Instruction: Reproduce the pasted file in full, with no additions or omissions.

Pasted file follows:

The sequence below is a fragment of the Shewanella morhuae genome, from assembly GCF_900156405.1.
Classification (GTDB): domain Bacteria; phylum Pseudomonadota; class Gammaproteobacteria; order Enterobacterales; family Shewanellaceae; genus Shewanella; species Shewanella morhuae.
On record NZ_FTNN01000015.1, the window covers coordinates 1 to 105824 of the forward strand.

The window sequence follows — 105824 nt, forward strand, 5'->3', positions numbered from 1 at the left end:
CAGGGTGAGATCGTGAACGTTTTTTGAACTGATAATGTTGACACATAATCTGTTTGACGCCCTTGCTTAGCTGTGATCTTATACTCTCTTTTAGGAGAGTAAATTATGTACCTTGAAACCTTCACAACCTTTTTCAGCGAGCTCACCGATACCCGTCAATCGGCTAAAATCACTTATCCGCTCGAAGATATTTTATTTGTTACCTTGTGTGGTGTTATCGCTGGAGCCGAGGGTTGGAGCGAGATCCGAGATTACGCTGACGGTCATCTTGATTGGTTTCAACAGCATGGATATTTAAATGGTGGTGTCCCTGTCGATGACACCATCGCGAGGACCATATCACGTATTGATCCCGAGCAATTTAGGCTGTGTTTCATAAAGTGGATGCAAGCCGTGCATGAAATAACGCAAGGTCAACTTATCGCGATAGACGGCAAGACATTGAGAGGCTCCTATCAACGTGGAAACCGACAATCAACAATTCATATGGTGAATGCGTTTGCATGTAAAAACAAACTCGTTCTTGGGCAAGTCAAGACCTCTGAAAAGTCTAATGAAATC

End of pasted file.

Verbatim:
The sequence below is a fragment of the Shewanella morhuae genome, from assembly GCF_900156405.1.
Classification (GTDB): domain Bacteria; phylum Pseudomonadota; class Gammaproteobacteria; order Enterobacterales; family Shewanellaceae; genus Shewanella; species Shewanella morhuae.
On record NZ_FTNN01000015.1, the window covers coordinates 1 to 105824 of the forward strand.

The window sequence follows — 105824 nt, forward strand, 5'->3', positions numbered from 1 at the left end:
CAGGGTGAGATCGTGAACGTTTTTTGAACTGATAATGTTGACACATAATCTGTTTGACGCCCTTGCTTAGCTGTGATCTTATACTCTCTTTTAGGAGAGTAAATTATGTACCTTGAAACCTTCACAACCTTTTTCAGCGAGCTCACCGATACCCGTCAATCGGCTAAAATCACTTATCCGCTCGAAGATATTTTATTTGTTACCTTGTGTGGTGTTATCGCTGGAGCCGAGGGTTGGAGCGAGATCCGAGATTACGCTGACGGTCATCTTGATTGGTTTCAACAGCATGGATATTTAAATGGTGGTGTCCCTGTCGATGACACCATCGCGAGGACCATATCACGTATTGATCCCGAGCAATTTAGGCTGTGTTTCATAAAGTGGATGCAAGCCGTGCATGAAATAACGCAAGGTCAACTTATCGCGATAGACGGCAAGACATTGAGAGGCTCCTATCAACGTGGAAACCGACAATCAACAATTCATATGGTGAATGCGTTTGCATGTAAAAACAAACTCGTTCTTGGGCAAGTCAAGACCTCTGAAAAGTCTAATGAAATC